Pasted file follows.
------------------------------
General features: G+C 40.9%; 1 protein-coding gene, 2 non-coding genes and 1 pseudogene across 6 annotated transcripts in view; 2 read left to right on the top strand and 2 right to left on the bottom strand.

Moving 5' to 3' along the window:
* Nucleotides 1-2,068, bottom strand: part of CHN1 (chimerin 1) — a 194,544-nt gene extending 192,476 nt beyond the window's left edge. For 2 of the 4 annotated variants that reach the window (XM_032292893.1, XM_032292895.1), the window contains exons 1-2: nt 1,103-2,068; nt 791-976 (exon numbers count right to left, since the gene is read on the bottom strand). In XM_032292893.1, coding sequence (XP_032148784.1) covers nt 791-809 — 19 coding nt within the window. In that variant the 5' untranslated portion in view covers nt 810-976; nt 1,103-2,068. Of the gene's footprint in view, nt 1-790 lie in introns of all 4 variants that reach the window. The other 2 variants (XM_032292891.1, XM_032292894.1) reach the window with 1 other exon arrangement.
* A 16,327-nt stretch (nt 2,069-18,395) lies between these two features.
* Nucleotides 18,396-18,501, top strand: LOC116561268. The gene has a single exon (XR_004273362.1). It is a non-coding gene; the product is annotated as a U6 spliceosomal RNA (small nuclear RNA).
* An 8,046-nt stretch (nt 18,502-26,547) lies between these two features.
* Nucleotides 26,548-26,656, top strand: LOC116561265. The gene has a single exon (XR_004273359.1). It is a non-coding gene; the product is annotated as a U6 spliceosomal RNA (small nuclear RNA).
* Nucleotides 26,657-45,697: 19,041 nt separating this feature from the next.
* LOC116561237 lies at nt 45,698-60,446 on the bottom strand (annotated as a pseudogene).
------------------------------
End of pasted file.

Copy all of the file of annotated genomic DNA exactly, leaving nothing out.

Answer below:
General features: G+C 40.9%; 1 protein-coding gene, 2 non-coding genes and 1 pseudogene across 6 annotated transcripts in view; 2 read left to right on the top strand and 2 right to left on the bottom strand.

Moving 5' to 3' along the window:
* Nucleotides 1-2,068, bottom strand: part of CHN1 (chimerin 1) — a 194,544-nt gene extending 192,476 nt beyond the window's left edge. For 2 of the 4 annotated variants that reach the window (XM_032292893.1, XM_032292895.1), the window contains exons 1-2: nt 1,103-2,068; nt 791-976 (exon numbers count right to left, since the gene is read on the bottom strand). In XM_032292893.1, coding sequence (XP_032148784.1) covers nt 791-809 — 19 coding nt within the window. In that variant the 5' untranslated portion in view covers nt 810-976; nt 1,103-2,068. Of the gene's footprint in view, nt 1-790 lie in introns of all 4 variants that reach the window. The other 2 variants (XM_032292891.1, XM_032292894.1) reach the window with 1 other exon arrangement.
* A 16,327-nt stretch (nt 2,069-18,395) lies between these two features.
* Nucleotides 18,396-18,501, top strand: LOC116561268. The gene has a single exon (XR_004273362.1). It is a non-coding gene; the product is annotated as a U6 spliceosomal RNA (small nuclear RNA).
* An 8,046-nt stretch (nt 18,502-26,547) lies between these two features.
* Nucleotides 26,548-26,656, top strand: LOC116561265. The gene has a single exon (XR_004273359.1). It is a non-coding gene; the product is annotated as a U6 spliceosomal RNA (small nuclear RNA).
* Nucleotides 26,657-45,697: 19,041 nt separating this feature from the next.
* LOC116561237 lies at nt 45,698-60,446 on the bottom strand (annotated as a pseudogene).